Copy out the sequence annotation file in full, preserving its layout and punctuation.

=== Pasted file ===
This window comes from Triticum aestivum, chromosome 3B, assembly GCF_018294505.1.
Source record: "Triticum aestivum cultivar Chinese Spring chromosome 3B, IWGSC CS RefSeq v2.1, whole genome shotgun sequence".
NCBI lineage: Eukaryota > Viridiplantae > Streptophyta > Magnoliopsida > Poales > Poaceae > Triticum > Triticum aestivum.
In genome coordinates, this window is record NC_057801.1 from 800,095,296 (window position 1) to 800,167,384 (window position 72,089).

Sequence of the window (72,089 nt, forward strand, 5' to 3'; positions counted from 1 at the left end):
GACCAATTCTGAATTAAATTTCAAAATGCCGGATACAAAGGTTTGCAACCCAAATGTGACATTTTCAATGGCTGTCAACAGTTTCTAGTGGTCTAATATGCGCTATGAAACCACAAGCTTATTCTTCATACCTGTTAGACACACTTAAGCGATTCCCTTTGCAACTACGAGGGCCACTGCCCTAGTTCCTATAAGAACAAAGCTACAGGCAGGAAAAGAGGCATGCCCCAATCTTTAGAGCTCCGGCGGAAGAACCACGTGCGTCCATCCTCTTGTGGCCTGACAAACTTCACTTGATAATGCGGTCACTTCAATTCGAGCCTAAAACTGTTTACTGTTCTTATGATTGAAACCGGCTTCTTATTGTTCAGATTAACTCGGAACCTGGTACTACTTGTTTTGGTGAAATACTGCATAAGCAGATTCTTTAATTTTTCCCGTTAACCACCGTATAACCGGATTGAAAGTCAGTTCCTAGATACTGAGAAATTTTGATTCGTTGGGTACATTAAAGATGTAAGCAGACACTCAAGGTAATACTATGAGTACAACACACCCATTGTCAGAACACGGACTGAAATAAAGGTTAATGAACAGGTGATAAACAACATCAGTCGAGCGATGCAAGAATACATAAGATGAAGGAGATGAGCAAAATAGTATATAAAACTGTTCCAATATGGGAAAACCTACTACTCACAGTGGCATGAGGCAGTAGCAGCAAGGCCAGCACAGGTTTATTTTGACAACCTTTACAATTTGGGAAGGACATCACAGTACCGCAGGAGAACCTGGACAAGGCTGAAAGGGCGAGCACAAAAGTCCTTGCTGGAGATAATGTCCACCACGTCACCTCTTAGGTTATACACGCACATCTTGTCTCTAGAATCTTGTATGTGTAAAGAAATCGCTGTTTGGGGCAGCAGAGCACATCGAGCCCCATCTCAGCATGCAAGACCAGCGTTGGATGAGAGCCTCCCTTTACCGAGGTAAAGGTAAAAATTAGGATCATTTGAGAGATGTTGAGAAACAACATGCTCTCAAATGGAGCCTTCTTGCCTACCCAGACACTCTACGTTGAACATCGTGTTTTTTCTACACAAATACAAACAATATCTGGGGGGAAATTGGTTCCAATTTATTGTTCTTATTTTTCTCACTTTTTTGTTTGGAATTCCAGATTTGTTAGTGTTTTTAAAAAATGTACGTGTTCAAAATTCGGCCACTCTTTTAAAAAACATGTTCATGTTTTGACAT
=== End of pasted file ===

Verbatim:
This window comes from Triticum aestivum, chromosome 3B, assembly GCF_018294505.1.
Source record: "Triticum aestivum cultivar Chinese Spring chromosome 3B, IWGSC CS RefSeq v2.1, whole genome shotgun sequence".
NCBI lineage: Eukaryota > Viridiplantae > Streptophyta > Magnoliopsida > Poales > Poaceae > Triticum > Triticum aestivum.
In genome coordinates, this window is record NC_057801.1 from 800,095,296 (window position 1) to 800,167,384 (window position 72,089).

Sequence of the window (72,089 nt, forward strand, 5' to 3'; positions counted from 1 at the left end):
GACCAATTCTGAATTAAATTTCAAAATGCCGGATACAAAGGTTTGCAACCCAAATGTGACATTTTCAATGGCTGTCAACAGTTTCTAGTGGTCTAATATGCGCTATGAAACCACAAGCTTATTCTTCATACCTGTTAGACACACTTAAGCGATTCCCTTTGCAACTACGAGGGCCACTGCCCTAGTTCCTATAAGAACAAAGCTACAGGCAGGAAAAGAGGCATGCCCCAATCTTTAGAGCTCCGGCGGAAGAACCACGTGCGTCCATCCTCTTGTGGCCTGACAAACTTCACTTGATAATGCGGTCACTTCAATTCGAGCCTAAAACTGTTTACTGTTCTTATGATTGAAACCGGCTTCTTATTGTTCAGATTAACTCGGAACCTGGTACTACTTGTTTTGGTGAAATACTGCATAAGCAGATTCTTTAATTTTTCCCGTTAACCACCGTATAACCGGATTGAAAGTCAGTTCCTAGATACTGAGAAATTTTGATTCGTTGGGTACATTAAAGATGTAAGCAGACACTCAAGGTAATACTATGAGTACAACACACCCATTGTCAGAACACGGACTGAAATAAAGGTTAATGAACAGGTGATAAACAACATCAGTCGAGCGATGCAAGAATACATAAGATGAAGGAGATGAGCAAAATAGTATATAAAACTGTTCCAATATGGGAAAACCTACTACTCACAGTGGCATGAGGCAGTAGCAGCAAGGCCAGCACAGGTTTATTTTGACAACCTTTACAATTTGGGAAGGACATCACAGTACCGCAGGAGAACCTGGACAAGGCTGAAAGGGCGAGCACAAAAGTCCTTGCTGGAGATAATGTCCACCACGTCACCTCTTAGGTTATACACGCACATCTTGTCTCTAGAATCTTGTATGTGTAAAGAAATCGCTGTTTGGGGCAGCAGAGCACATCGAGCCCCATCTCAGCATGCAAGACCAGCGTTGGATGAGAGCCTCCCTTTACCGAGGTAAAGGTAAAAATTAGGATCATTTGAGAGATGTTGAGAAACAACATGCTCTCAAATGGAGCCTTCTTGCCTACCCAGACACTCTACGTTGAACATCGTGTTTTTTCTACACAAATACAAACAATATCTGGGGGGAAATTGGTTCCAATTTATTGTTCTTATTTTTCTCACTTTTTTGTTTGGAATTCCAGATTTGTTAGTGTTTTTAAAAAATGTACGTGTTCAAAATTCGGCCACTCTTTTAAAAAACATGTTCATGTTTTGACAT